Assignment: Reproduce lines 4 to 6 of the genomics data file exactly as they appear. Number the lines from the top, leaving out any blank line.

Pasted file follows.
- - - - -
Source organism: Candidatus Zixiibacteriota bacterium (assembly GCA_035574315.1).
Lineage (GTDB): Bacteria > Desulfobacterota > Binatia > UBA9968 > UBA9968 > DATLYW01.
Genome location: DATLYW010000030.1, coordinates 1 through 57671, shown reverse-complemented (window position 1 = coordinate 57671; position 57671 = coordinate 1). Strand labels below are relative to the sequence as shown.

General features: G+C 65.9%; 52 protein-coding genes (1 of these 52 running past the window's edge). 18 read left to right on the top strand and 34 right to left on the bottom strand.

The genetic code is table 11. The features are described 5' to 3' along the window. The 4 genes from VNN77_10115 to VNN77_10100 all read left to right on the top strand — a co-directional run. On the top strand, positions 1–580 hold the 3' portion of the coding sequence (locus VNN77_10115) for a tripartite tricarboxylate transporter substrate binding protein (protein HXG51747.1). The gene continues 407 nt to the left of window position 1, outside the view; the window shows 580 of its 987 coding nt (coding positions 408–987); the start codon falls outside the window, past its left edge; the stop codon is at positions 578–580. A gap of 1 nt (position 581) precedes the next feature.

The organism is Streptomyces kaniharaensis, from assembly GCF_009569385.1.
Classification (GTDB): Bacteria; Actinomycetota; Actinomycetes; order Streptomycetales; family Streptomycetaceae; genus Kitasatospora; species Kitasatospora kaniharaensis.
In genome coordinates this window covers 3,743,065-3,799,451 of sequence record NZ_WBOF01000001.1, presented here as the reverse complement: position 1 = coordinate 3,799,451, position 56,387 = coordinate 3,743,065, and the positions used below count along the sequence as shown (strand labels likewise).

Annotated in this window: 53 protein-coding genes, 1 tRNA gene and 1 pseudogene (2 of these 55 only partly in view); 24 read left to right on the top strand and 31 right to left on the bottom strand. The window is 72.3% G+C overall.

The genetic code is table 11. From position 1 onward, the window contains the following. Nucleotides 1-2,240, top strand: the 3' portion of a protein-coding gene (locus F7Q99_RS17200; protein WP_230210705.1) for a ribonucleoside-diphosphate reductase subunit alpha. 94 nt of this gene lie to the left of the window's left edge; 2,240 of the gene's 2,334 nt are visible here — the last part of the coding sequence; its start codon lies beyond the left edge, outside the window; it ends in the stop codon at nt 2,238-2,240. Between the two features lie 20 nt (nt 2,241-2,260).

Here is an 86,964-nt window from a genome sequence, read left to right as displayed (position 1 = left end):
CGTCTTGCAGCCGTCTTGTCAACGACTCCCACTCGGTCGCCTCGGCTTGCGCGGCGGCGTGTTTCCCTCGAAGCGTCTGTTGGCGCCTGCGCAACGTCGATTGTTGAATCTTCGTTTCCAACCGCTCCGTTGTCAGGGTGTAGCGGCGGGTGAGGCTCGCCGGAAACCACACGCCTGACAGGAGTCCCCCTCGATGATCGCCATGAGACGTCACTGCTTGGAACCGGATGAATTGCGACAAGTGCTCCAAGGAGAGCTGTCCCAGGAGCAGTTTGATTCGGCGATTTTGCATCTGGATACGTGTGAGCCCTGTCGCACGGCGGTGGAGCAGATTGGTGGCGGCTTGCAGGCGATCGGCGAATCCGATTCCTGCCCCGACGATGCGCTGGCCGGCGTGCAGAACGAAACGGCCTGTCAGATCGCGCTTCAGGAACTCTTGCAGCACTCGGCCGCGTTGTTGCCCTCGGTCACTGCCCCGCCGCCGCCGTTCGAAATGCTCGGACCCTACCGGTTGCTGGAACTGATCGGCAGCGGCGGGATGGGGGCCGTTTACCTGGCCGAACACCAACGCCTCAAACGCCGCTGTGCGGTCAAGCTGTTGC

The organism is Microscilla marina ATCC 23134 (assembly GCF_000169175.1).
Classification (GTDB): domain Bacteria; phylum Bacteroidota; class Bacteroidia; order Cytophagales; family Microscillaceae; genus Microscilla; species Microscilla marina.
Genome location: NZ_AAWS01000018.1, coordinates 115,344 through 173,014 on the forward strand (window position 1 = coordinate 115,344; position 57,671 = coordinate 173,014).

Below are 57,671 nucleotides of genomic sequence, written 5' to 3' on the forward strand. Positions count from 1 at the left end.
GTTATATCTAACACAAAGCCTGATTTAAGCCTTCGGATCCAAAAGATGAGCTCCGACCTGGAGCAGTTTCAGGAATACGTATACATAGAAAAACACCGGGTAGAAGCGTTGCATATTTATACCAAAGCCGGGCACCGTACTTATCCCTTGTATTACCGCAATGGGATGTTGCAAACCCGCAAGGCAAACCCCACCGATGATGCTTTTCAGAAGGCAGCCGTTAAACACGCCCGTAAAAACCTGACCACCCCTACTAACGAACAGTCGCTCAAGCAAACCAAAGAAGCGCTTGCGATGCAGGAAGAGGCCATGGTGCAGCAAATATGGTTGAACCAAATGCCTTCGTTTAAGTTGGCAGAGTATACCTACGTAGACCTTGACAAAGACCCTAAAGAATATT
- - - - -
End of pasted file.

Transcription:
General features: G+C 65.9%; 52 protein-coding genes (1 of these 52 running past the window's edge). 18 read left to right on the top strand and 34 right to left on the bottom strand.

The genetic code is table 11. The features are described 5' to 3' along the window. The 4 genes from VNN77_10115 to VNN77_10100 all read left to right on the top strand — a co-directional run. On the top strand, positions 1–580 hold the 3' portion of the coding sequence (locus VNN77_10115) for a tripartite tricarboxylate transporter substrate binding protein (protein HXG51747.1). The gene continues 407 nt to the left of window position 1, outside the view; the window shows 580 of its 987 coding nt (coding positions 408–987); the start codon falls outside the window, past its left edge; the stop codon is at positions 578–580. A gap of 1 nt (position 581) precedes the next feature.

The organism is Streptomyces kaniharaensis, from assembly GCF_009569385.1.